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I want to cluster documents based on Similarity. I haved tried ssdeep (similarity hashing) , very fast but i was told that KMeans is faster and flann is fastest of all implementations, and more accurate so i am trying flann with python bindings but i can't find any example how to do it on text (it only support array of numbers).

I am very very new to this field (KMeans , natural language). What i need is speed and accuracy.

My questions are : Can we do document similarity grouping / Clustering using KMeans (Flann do not allow any text input it seems ) Is Flann the right choice? If not please suggest me High performance library that support text/docs clustering, that have python wrapper/API. Finally Is Kmeans right algorithm?

Thanks in advance.

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This is pretty much the same question as stackoverflow.com/questions/8057442/document-clustering-basics. I suggest you look at scikit-learn, which has most of the functionality you need built-in, and is pretty scalable: scikit-learn.org/stable/auto_examples/document_clustering.html. Alternatively, NLTK also has k-means: nltk.org/_modules/nltk/cluster/kmeans.html. –  larsmans Sep 19 '12 at 14:59
Thanks a lot. How is performance scikit vs nltk , can you comment on them? –  V3ss0n Sep 19 '12 at 15:35
I've never tried NLTK's clustering, but it's a safe bet to assume scikit-learn will be orders of magnitude faster for largish datasets. NLTK may be easier to use, though. –  larsmans Sep 19 '12 at 15:54
I c . thanks a lot. –  V3ss0n Sep 24 '12 at 14:53
If you need to do approximate k-NN queries, then FLANN is state of the art (there is no approximate k-NN query module in scikit-learn nor NLTK as far as I know). But k-NN queries and K-Means clustering are not solving the same problem. –  ogrisel Oct 10 '12 at 9:35
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2 Answers 2

up vote 8 down vote accepted

You need to represent your document as an array of numbers (aka, a vector). There are many ways to do this, depending on how sophisticated you want to be, but the simplest way is just to represent is as a vector of word counts.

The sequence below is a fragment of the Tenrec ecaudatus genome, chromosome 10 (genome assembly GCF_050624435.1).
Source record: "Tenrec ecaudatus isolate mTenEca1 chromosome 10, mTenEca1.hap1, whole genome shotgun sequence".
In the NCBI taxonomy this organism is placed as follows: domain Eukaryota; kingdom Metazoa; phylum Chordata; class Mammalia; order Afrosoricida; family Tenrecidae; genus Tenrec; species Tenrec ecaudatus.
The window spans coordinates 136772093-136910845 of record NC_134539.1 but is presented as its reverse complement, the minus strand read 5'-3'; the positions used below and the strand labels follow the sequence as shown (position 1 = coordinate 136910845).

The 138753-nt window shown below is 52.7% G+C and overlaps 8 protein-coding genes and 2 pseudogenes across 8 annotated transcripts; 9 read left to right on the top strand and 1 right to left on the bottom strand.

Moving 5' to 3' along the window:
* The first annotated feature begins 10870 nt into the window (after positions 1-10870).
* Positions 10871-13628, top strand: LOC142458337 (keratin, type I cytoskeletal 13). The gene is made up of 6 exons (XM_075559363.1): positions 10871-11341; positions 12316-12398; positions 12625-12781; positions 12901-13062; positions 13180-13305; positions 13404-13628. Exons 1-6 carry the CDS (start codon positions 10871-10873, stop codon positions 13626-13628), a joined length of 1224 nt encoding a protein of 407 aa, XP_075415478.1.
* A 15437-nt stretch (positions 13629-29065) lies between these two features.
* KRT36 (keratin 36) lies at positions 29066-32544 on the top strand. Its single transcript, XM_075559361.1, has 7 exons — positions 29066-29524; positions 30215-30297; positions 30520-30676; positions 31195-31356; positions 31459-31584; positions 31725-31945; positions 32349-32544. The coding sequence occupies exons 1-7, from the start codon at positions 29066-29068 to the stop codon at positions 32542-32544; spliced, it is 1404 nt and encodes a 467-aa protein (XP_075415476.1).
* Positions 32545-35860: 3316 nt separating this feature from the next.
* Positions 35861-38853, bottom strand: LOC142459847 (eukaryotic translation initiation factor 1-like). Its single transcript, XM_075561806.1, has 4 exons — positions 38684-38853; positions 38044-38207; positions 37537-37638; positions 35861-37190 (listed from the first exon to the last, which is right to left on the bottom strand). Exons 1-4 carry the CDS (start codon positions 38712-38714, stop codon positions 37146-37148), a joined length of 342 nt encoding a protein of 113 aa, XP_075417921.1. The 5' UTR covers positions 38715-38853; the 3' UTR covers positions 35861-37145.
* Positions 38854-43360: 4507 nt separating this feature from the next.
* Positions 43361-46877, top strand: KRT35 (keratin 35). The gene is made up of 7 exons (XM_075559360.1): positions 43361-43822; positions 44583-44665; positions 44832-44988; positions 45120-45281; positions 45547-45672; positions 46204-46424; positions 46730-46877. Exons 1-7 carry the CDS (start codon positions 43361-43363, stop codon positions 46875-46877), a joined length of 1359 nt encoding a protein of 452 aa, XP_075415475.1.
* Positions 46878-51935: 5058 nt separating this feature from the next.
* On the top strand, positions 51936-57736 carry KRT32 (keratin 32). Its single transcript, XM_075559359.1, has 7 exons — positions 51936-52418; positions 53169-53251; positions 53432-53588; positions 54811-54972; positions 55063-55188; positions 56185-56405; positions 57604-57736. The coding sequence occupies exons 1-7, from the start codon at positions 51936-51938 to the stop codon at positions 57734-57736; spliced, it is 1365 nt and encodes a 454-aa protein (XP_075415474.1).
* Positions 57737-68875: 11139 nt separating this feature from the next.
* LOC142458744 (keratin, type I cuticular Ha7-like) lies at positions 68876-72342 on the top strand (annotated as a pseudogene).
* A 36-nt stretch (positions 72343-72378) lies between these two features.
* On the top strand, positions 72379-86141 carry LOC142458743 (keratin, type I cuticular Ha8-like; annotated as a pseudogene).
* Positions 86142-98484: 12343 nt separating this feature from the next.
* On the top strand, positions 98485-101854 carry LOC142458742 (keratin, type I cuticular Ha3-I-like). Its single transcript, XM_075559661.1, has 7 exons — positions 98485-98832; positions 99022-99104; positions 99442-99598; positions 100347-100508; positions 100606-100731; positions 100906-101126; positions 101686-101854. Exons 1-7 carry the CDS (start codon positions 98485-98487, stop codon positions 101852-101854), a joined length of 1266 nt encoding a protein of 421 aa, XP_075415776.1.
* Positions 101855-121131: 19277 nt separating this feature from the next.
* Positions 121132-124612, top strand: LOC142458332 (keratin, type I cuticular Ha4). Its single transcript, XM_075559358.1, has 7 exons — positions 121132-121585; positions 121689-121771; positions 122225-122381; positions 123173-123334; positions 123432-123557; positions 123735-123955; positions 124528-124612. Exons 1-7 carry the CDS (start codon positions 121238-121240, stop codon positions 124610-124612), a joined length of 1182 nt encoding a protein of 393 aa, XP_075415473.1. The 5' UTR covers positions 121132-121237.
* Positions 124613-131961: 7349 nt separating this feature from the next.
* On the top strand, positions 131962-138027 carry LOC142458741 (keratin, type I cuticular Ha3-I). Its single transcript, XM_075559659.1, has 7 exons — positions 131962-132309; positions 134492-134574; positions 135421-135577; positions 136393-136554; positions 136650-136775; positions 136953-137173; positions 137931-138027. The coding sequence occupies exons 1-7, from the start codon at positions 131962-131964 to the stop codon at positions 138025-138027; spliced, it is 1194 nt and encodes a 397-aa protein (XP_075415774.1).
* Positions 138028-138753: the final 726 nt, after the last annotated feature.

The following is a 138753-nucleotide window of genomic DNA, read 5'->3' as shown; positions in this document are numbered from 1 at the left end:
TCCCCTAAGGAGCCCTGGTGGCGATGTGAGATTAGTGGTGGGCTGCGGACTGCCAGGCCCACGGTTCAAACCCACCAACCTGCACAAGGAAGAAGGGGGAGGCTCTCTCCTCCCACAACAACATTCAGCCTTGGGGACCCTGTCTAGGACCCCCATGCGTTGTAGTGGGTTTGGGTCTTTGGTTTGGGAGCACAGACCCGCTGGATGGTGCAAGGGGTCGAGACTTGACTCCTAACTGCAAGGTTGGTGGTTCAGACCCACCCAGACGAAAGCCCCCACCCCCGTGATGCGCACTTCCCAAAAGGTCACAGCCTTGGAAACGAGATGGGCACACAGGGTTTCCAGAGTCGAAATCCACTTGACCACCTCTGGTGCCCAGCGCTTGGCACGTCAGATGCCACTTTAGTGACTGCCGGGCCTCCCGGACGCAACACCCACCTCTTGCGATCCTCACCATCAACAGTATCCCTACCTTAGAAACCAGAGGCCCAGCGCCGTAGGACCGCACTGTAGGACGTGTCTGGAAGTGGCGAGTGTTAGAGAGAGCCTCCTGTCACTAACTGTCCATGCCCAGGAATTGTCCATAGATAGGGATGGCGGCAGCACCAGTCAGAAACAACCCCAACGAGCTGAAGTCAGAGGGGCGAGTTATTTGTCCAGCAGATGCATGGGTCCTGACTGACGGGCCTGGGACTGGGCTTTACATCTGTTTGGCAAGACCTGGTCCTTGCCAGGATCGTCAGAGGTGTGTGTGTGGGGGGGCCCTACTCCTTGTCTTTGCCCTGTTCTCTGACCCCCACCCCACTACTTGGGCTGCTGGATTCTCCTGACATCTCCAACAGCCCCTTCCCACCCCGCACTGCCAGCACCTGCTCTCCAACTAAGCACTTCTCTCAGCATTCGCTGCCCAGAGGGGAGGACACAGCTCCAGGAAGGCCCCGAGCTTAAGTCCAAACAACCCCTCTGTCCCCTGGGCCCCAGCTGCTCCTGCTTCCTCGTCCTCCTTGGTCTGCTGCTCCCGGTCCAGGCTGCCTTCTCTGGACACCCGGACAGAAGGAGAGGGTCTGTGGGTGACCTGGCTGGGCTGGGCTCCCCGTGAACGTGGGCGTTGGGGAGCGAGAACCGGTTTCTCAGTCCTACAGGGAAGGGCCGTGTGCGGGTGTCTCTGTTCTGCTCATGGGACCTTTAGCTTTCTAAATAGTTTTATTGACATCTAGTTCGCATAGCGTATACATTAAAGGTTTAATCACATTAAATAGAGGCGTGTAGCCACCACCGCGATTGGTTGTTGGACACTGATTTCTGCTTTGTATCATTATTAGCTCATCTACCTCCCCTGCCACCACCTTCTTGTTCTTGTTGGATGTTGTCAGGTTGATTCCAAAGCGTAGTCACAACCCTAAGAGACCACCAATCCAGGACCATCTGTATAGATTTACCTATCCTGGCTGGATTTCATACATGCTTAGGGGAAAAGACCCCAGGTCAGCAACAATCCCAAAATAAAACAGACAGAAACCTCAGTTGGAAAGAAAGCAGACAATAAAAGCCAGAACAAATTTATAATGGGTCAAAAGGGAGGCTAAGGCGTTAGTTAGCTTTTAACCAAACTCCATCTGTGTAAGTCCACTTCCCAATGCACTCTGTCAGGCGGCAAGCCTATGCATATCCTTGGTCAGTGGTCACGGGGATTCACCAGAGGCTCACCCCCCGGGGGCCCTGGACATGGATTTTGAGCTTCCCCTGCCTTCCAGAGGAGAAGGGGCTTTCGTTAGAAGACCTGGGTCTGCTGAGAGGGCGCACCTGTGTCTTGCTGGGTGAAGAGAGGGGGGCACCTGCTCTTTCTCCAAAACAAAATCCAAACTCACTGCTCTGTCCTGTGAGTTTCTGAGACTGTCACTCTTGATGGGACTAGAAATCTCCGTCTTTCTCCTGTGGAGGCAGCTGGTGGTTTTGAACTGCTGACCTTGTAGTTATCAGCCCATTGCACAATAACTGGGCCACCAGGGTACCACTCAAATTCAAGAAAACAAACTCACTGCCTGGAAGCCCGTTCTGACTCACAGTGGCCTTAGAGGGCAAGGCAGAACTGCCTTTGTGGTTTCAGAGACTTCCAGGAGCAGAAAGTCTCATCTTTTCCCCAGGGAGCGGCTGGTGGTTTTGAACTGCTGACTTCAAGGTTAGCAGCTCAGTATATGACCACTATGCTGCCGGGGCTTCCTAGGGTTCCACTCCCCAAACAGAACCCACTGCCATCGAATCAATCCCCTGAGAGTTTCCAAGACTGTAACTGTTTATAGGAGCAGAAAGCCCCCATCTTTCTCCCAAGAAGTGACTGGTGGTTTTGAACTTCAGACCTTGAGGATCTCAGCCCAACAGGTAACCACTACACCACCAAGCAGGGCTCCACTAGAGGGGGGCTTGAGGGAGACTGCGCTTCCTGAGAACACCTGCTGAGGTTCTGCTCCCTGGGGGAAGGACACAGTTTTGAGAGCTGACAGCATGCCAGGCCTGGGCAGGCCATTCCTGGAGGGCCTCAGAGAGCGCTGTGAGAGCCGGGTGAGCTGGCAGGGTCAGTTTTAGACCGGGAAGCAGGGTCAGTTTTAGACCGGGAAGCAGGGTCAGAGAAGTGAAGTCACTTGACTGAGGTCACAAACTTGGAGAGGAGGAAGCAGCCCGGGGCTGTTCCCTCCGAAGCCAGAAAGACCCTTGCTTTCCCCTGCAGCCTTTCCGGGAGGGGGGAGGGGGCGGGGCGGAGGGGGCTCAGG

So here's what you do:

  1. Count up the number of times each word appears in the document.

  2. Choose a set of "feature" words that will be included in your vector. This should exclude extremely common words (aka "stopwords") like "the", "a", etc.

  3. Make a vector for each document based on the counts of the feature words.

Here's an example.

If your "documents" are single sentences, and they look like (one doc per line):

there is a dog who chased a cat
someone ate pizza for lunch
the dog and a cat walk down the street toward another dog

If my set of feature words are [dog, cat, street, pizza, lunch], then I can convert each document into a vector:

[1, 1, 0, 0, 0]  // dog 1 time, cat 1 time
[0, 0, 0, 1, 1]  // pizza 1 time, lunch 1 time
[2, 1, 1, 0, 0]  // dog 2 times, cat 1 time, street 1 time

You can use these vectors in your k-means algorithm and it will hopefully group the first and third sentence together because they are similar, and make the second sentence a separate cluster since it is very different.

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Very interesting , i read somewhere a few days ago that scikit.learn have such feature to vectorize any text file or strings. I am wondering the data structure that it gives out will be suitable for Flann? –  V3ss0n Sep 19 '12 at 14:58
I would just add that you could use some stemming algorithm to ensure you consider small variations of the same word as the same keyword. This will decrease the number of variables and should make the overall process more accurate. See this link for more info link –  jpsfer Sep 19 '12 at 16:08
yes that would be nice , i can use NLTK to produce / tokenize words. –  V3ss0n Sep 21 '12 at 13:00
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There is one big problem here:

K-means is designed for Euclidean distance.

The key problem is the mean function. The mean will reduce variance for Euclidean distance, but it might not do so for a different distance function. So in the worst case, k-means will no longer converge, but run in an infinite loop (although most implementations support stopping at a maximum number of iterations).

Furthermore, the mean is not very sensible for sparse data, and text vectors tend to be very sparse. Roughly speaking the problem is that the mean of a large number of documents will no longer look like a real document, and this way become dissimilar to any real document, and more similar to other mean vectors. So the results to some extend degenerate.

For text vectors, you probably will want to use a different distance function such as cosine similarity.

And of course you first need to compute number vectors. For example by using relative term frequencies, normalizing them via TF-IDF.

There is a variation of the k-means idea known as k-medoids. It can work with arbitrary distance functions, and it avoids the whole "mean" thing by using the real document that is most central to the cluster (the "medoid"). But the known algorithms for this are much slower than k-means.

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Thank you so much for pointing that out. any implementations of K-medoids that you recommend? –  V3ss0n Sep 21 '12 at 13:17
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